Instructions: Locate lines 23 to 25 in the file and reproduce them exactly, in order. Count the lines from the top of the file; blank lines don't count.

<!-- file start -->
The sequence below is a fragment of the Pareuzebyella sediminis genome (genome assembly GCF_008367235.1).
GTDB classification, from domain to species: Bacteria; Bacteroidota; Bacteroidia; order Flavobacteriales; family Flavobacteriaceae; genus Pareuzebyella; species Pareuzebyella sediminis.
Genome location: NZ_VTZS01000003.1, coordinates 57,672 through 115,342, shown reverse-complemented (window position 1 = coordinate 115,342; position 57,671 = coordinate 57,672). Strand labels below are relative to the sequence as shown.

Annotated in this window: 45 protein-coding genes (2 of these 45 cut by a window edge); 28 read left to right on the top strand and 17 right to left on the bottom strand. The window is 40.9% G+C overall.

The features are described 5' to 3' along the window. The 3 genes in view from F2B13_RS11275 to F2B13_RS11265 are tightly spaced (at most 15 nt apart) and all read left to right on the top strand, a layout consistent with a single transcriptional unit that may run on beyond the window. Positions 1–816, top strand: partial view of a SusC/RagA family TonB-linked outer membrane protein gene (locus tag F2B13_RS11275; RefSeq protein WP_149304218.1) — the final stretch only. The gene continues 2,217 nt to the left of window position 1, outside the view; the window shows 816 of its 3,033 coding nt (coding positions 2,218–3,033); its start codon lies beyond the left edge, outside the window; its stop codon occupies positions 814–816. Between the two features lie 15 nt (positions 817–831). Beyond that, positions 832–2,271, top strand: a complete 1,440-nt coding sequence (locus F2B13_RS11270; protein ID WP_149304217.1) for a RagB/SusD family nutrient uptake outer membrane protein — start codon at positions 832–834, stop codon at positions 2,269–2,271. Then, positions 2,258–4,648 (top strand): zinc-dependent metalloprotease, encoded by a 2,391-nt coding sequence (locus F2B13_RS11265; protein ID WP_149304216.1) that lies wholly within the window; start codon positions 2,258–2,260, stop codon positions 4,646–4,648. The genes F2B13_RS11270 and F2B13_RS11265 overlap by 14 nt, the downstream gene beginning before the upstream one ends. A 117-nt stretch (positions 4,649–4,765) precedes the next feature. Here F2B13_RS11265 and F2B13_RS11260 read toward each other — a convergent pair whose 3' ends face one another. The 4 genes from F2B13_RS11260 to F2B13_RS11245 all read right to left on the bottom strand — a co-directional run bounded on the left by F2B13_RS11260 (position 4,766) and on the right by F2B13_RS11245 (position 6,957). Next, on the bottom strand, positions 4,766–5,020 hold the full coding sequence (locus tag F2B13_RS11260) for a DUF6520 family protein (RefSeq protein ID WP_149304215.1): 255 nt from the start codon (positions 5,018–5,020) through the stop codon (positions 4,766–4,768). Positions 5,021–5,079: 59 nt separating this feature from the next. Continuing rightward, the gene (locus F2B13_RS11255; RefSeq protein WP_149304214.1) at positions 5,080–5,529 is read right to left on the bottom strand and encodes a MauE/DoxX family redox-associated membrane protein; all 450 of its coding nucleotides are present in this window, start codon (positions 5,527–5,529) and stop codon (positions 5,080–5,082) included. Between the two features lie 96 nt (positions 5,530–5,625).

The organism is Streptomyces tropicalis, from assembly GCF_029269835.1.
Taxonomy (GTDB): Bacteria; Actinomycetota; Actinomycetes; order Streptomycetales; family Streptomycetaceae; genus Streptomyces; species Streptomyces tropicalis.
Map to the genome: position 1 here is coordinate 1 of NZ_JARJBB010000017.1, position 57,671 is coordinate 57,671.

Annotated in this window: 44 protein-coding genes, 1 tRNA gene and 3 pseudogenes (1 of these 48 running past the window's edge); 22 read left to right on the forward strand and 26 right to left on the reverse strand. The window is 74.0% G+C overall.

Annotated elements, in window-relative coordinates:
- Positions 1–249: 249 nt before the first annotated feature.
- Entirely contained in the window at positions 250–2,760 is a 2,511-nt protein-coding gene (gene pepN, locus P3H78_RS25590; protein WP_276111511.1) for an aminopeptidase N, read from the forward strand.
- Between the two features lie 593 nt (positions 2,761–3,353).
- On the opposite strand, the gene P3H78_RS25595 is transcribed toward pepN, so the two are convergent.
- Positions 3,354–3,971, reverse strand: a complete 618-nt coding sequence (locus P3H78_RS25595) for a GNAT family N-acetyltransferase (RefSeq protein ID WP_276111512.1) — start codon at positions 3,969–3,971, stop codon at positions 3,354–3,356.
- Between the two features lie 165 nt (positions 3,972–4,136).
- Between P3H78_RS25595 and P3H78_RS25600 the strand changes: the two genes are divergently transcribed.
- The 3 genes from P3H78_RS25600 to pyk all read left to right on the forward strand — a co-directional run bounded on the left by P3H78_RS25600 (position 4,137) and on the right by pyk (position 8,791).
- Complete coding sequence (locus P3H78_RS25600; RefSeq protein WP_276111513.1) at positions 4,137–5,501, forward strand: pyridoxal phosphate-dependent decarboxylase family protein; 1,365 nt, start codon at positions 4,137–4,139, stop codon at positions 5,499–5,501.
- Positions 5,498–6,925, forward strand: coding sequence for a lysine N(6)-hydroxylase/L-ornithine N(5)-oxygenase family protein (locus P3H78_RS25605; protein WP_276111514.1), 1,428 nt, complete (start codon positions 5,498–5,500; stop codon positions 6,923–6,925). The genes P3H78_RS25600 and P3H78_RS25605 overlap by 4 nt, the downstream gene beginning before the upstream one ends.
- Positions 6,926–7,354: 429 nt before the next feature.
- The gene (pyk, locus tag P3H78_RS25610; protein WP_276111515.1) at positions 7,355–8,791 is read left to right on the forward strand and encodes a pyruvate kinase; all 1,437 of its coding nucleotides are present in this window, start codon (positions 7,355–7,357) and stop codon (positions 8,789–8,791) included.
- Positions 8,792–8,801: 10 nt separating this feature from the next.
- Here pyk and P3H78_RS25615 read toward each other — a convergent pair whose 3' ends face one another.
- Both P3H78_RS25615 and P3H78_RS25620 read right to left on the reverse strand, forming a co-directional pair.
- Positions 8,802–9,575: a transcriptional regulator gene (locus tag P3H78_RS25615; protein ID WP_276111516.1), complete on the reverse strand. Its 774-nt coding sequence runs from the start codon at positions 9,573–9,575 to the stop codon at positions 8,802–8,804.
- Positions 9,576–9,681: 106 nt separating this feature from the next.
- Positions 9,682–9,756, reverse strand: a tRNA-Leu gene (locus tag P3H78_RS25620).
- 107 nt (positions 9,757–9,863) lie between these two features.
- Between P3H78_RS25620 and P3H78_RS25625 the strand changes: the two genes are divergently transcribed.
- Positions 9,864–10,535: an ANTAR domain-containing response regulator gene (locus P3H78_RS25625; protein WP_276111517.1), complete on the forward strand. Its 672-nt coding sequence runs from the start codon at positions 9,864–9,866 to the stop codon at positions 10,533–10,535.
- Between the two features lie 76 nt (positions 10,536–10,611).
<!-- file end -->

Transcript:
- Positions 8,792–8,801: 10 nt separating this feature from the next.
- Here pyk and P3H78_RS25615 read toward each other — a convergent pair whose 3' ends face one another.
- Both P3H78_RS25615 and P3H78_RS25620 read right to left on the reverse strand, forming a co-directional pair.